Counterclaims allege harassment against HOA board members
By Deborah Goonan, Independent American Communities
A few months ago, I posted an article about a $7.5 million Fair Housing lawsuit filed by 15 Hasidic Jewish families in Highland Lake Estates (HLE), White Plains, New York. Plaintiffs in that lawsuit allege religious discrimination, perpetrated by members of the HOA board of directors.
Current and former residents of HLE contend that HOA board members selectively enforced rules against holiday decorations and adornments, and created new rules to make it difficult to show and sell homes to other Hasidic Jewish buyers. The suit also claims that board members Christopher Perino and Carmine Mastrogiacomo, and others, harassed some Jewish families, and engaged in offensive behavior that prevented owners from renting their properties to Hasidic Jews.
Now the Times Herald Record reports that board members of Highland Lake Estates have filed counterclaims against the Plaintiffs, alleging $25 million in damages, and complaining that Hasidic Jewish homeowners and residents have been harassing and bullying the board.
Homeowners association leaders deny anti-Hasidic allegations
By Chris McKenna
Posted Jul 31, 2018 at 8:57 PM
Updated Jul 31, 2018 at 8:57 PM
HIGHLAND MILLS — Board members in the private Highland Lake Estates development have fired back at allegations of anti-Hasidic discrimination, countering that they merely enforced community bylaws and that their accusers harassed and made false charges against them.
In papers filed Friday in U.S. District Court in White Plains, leaders of the homeowners association for the 168-home development denied the discriminatory acts that Hasidic residents alleged in a lawsuit in May, and leveled counterclaims against them. They accuse the plaintiffs of following and videotaping them, sending them harassing text messages, and saying on one occasion that they will “own all of this” and “bankrupt the community and have the town take this over.”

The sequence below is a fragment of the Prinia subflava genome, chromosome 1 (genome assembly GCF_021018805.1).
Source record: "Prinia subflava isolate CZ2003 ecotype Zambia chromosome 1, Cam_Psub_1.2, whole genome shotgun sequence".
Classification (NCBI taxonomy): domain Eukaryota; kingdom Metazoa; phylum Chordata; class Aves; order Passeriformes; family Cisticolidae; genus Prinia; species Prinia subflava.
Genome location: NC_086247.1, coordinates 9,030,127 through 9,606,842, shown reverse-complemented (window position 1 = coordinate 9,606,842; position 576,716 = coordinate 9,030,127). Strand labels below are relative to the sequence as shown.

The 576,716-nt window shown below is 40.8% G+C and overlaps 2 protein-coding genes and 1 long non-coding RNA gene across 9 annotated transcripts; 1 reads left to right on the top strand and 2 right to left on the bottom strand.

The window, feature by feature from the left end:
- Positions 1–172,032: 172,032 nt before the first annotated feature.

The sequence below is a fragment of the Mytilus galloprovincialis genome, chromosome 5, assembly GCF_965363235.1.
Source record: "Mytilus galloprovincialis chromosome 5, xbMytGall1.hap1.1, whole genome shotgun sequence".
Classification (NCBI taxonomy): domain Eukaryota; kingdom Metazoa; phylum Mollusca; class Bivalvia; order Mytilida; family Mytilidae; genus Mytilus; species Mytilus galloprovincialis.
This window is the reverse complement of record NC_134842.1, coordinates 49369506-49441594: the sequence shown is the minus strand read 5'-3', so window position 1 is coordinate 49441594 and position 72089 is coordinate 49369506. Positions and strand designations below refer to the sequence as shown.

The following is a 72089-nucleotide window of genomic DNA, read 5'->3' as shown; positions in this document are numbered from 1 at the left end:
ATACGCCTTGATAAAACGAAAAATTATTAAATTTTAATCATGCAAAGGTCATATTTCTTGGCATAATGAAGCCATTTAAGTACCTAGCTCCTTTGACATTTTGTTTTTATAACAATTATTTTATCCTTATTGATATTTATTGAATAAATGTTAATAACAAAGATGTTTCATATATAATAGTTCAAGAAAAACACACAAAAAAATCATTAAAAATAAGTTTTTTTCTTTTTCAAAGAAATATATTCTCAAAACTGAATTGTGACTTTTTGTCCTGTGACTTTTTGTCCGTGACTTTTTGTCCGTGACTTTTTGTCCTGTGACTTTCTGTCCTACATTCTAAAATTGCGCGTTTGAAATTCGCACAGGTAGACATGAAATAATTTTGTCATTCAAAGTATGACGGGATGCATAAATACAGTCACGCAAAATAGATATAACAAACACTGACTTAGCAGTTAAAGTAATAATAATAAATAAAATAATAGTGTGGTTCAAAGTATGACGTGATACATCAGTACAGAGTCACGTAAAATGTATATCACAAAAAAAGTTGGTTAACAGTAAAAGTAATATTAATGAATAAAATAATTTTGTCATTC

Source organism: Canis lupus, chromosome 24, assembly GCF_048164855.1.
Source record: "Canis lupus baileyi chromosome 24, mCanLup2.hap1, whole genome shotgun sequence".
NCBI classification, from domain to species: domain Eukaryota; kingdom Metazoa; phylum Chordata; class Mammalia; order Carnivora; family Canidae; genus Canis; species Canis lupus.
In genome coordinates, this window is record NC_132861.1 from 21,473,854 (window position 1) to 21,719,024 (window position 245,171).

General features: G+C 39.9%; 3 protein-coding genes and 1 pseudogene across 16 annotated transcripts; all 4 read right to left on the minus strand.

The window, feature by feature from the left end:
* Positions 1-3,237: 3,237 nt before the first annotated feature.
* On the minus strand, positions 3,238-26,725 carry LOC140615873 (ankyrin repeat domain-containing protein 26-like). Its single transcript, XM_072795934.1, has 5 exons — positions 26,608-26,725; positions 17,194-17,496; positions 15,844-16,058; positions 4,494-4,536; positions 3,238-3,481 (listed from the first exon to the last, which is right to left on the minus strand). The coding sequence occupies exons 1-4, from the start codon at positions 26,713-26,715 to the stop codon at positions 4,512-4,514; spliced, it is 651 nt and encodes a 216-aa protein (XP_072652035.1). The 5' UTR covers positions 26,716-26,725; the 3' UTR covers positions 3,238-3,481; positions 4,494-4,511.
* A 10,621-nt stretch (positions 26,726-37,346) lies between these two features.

Three board members held a press conference next to a lake in the development on Tuesday to amplify their response to the lawsuit.
Board President Carmine Mastrogiacomo read aloud a statement calling Highland Lake Estates a “successful, diverse and multi-cultural community” that welcomes all newcomers who abide by the community’s bylaws. But its residents will not tolerate the “aggression, hostility and intimidation” some families have faced in the past year, he said.
“We welcome everyone, but we will not be pushed out, bullied or harassed by those who wish to achieve segregated goals in bad faith, through force, pitifully under the guise of religion,” Mastrogiacomo said. “We are facing absolute bullying against our community. We didn’t ask for this, and didn’t do anything to deserve it, but we will stand up and fight this.”
The board’s statements in the TH Record appear to be designed to paint their new Hasidic neighbors as some sort of alien invaders, looking to take over Highland Lake Estates.
But are these accusations fair or accurate? Or is this a case of a majority of HOA board members desperately seeking to defend the indefensible?
Shifting balance of power?
From the beginning of time, including U.S. history, it has been human nature for people of similar culture and values to congregate and settle in homes close to one another. It’s natural to want close friends or family members to live in the same neighborhood.